Southwest Organizing Project 1114 7th Street, N.W. Albuquerque, NM 87102 Richard Moore (505) 247-8832

Service Training for Environmental Programs (formerly Student Environmental Health Project--STEPH)

Center for Health Services Station 17 Vanderbilt University Nashville, TN 37232 Hubert Dixon (615) 322-6278

Tools for Change P.O. Box 14141 San Francisco, CA 94114 Margo Adair (415) 861-6838

West County Toxics Coalition 109 MacDonald Avenue Richmond, CA 94801 Henry Clark (415) 237-4996

National Groups The CEIP Fund, Inc. 68 Harrison Avenue Boston, MA 02111 Lavatus Powell (617) 426-4375

Center for Environment, Commerce & Energy 733 6th Street, S.E. Washington, DC 20036 Norris McDonald (202) 543-3939

Center for Third World Organizing 3861 Martin Luther King, Jr. Way Oakland, CA 94609 Alfredo DeAvila (415) 654-9601

Citizen's Clearinghouse for Hazardous Waste P.O. Box 926 Arlington, VA 22216 Lois Gibbs (202) 276-2020

Congressional Black Caucus Foundation, Inc. 1004 Pennsylvania Avenue, S.E. Washington, DC 20003 Arthur Johnson (202) 675-6730

Eco Justice Task Force, United Methodist Church 100 Maryland Avenue, N.E. Washington, DC 20003 J.D. Hansen (202) 488-5649

Eco Justice Working Group, National Council of Churches 474 Riverside Drive New York, NY 10115 Dean Kelly (212) 870-2483

Environmental Consortium for Minority Outreach 1001 Connecticut Avenue, N.W., Suite 827 Washington, DC 20036 Gerry Stover (202) 331-8387

Greenpeace 1436 U Street Washington, DC 20009 Peter Bahouth (202) 462-1177

Human Environment Center 1001 Connecticut Avenue, Suite 827 Washington, DC 20036 Andrew Moore (202) 331-8387

Labor Occupational Health Program Institute of Industrial Relations University of California Berkeley, CA 94720 Daryll Alexander (415) 642-5507

Migrant Legal Action Center 2001 S Street, N.W., Suite 827 Washington, DC 20009 Shelly Davis (202) 462-7744

National Rainbow Coalition 1110 Vermont Avenue, N.W., Suite 410 Washington, DC 20005 Sasha Natapoff(202) 728-1180

National Toxics Campaign 37 Temple Place, 4th Floor Boston, MA 02111 John O'Connor (617) 482-1477

National Wildlife Federation 1400 16th Street, N.W. Washington, DC 20036 David Hahn-Baker (202) 797-6800

The Panos Institute 1409 King Street Alexandria, VA 22314 Dana Alston (703) 836-1302

Scenic America 216 7th Street, S.E. Washington, DC 20003 Joan Moody (202) 546-1100

Sierra Club, Delta Chapter 616 Adams Street New Orleans, LA 70118 Darryl Malek-Wiley (504) 865-8708

United Church of Christ, Commission for Racial Justice 475 Riverside Drive, Room 1950 New York, NY 10115 Charles Lee (212) 870-2077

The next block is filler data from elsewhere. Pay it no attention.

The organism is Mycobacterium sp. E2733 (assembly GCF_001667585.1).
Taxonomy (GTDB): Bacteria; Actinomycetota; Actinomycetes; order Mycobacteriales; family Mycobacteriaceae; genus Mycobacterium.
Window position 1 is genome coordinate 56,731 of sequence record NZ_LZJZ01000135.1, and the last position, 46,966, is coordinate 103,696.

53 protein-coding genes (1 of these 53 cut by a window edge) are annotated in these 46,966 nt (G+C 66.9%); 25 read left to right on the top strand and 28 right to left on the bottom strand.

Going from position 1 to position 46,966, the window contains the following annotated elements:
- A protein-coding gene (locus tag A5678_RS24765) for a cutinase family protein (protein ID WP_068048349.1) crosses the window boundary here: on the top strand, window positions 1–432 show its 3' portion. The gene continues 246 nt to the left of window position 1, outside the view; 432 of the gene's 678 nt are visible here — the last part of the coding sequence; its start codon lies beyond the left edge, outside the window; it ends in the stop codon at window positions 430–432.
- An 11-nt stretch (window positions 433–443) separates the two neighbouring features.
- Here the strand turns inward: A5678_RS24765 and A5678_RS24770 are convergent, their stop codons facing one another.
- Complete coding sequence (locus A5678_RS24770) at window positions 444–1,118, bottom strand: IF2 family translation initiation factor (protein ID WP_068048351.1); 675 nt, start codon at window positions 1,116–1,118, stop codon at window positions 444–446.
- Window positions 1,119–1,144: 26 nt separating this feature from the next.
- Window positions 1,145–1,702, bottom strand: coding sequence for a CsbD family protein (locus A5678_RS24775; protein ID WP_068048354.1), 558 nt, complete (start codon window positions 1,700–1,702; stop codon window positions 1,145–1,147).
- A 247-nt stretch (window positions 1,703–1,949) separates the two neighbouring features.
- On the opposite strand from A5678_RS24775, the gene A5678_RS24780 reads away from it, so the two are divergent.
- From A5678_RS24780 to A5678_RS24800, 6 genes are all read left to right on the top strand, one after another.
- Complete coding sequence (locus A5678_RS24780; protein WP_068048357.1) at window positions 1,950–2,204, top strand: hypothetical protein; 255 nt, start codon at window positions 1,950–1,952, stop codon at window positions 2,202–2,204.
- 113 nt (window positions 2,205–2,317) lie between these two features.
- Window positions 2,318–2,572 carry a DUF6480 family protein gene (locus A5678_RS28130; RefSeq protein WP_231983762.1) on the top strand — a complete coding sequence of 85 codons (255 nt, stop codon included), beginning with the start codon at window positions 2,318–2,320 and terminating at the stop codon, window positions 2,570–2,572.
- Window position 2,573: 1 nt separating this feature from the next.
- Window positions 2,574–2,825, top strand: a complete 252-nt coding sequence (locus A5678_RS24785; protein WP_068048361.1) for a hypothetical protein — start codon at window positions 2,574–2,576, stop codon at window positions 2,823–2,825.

Individual Research on Minorities and the Environment Conner Bailey Department of Agricultural Economics and Rural Sociology Auburn University Auburn, AL 36849 (205) 844-5632

Conducting statewide environmental surveys in Alabama and analysis of noxious facility siting in the mostly rural, sparsely populated blackbelt. Bunyan Bryant School of Natural Resources University of Michigan Ann Arbor, Ml 48109 (313) 763-2470

Co-directing a Detroit metropolitan area survey on the environment and minority concerns. Robert D. Bullard Department of Sociology University of California, Riverside Riverside, CA 92521 (714) 787-5444

Conducting research on environmental dispute resolution, environmental justice, and strategies for diversifying the global environmental movement. Michel Gelobter Energy and Resources Group University of California Berkeley, CA 94720 (415) 642-1640

Graduate student working on differential impact of the federal Clean Air Act on poor and minority communities. Cynthia Harris Agency for Toxic Substances and Disease Registry (ATSDR) Mail Stop E32 1600 Clifton Road Atlanta, GA 30333 (404) 639-0631

Directing a research project that focuses on health impacts of minorities who live near National Priority List (NPL) toxic waste sites and organizing a national minority health conference. Director of Research United Church of Christ Commission for Racial Justice 475 Riverside Drive, Room 1950 New York, NY 10115 (212) 870-2077

Co-authored the commission's toxic waste and race study. Working on strategies to combat environmental racism and broader social justice issues. Paul Mohai School of Natural Resources University of Michigan Ann Arbor, MI 48109 (313) 763-4598

Co-directing a study on environmental issues and concerns in the Detroit metropolitan area. Ivette Perfecto School of Natural Resources University of Michigan Ann Arbor, MI 48109 (313) 764-2550

Working on the problem of pesticide dumping in Latin America with special emphasis on pollution problems in Puerto Rico. Dorceta Taylor School of Forestry and Environmental Studies Yale University New Haven, CT 06511 (203) 562-0065

Graduate student working on environmental activism models and strategies to enhance minority participation in traditional environmental organizations. Harvey White School of Public and International Affairs University of Pittsburgh Pittsburgh, PA 15260 (412) 648-7666

Conducting research in the area of toxics in southeast Louisiana's "chemical corridor" with emphasis on problems facing the mostly black Scotland-ille and Alsen communities located in East Baton Rouge parish. John Gaventa Department of Sociology University of Tennessee, Knoxville Knoxville, TN 37916 (615) 974-6021

Working on economic and environmental blackmail issues in Appalachia and the South. Don Snow The Conservation Leadership Project Box 8569 Missoula, MT 59807 (406) 543-3502

Working with a minority roundtable group in exploring strategies that traditional environmental and natural resources management organizations might use to increase the level of participation from people of color. Beverly Wright Department of Sociology Wake Forest University Winston-Salem, NC 27109 (919) 759-5495

Working in the areas of minority health, workplace hazards, and environmental justice.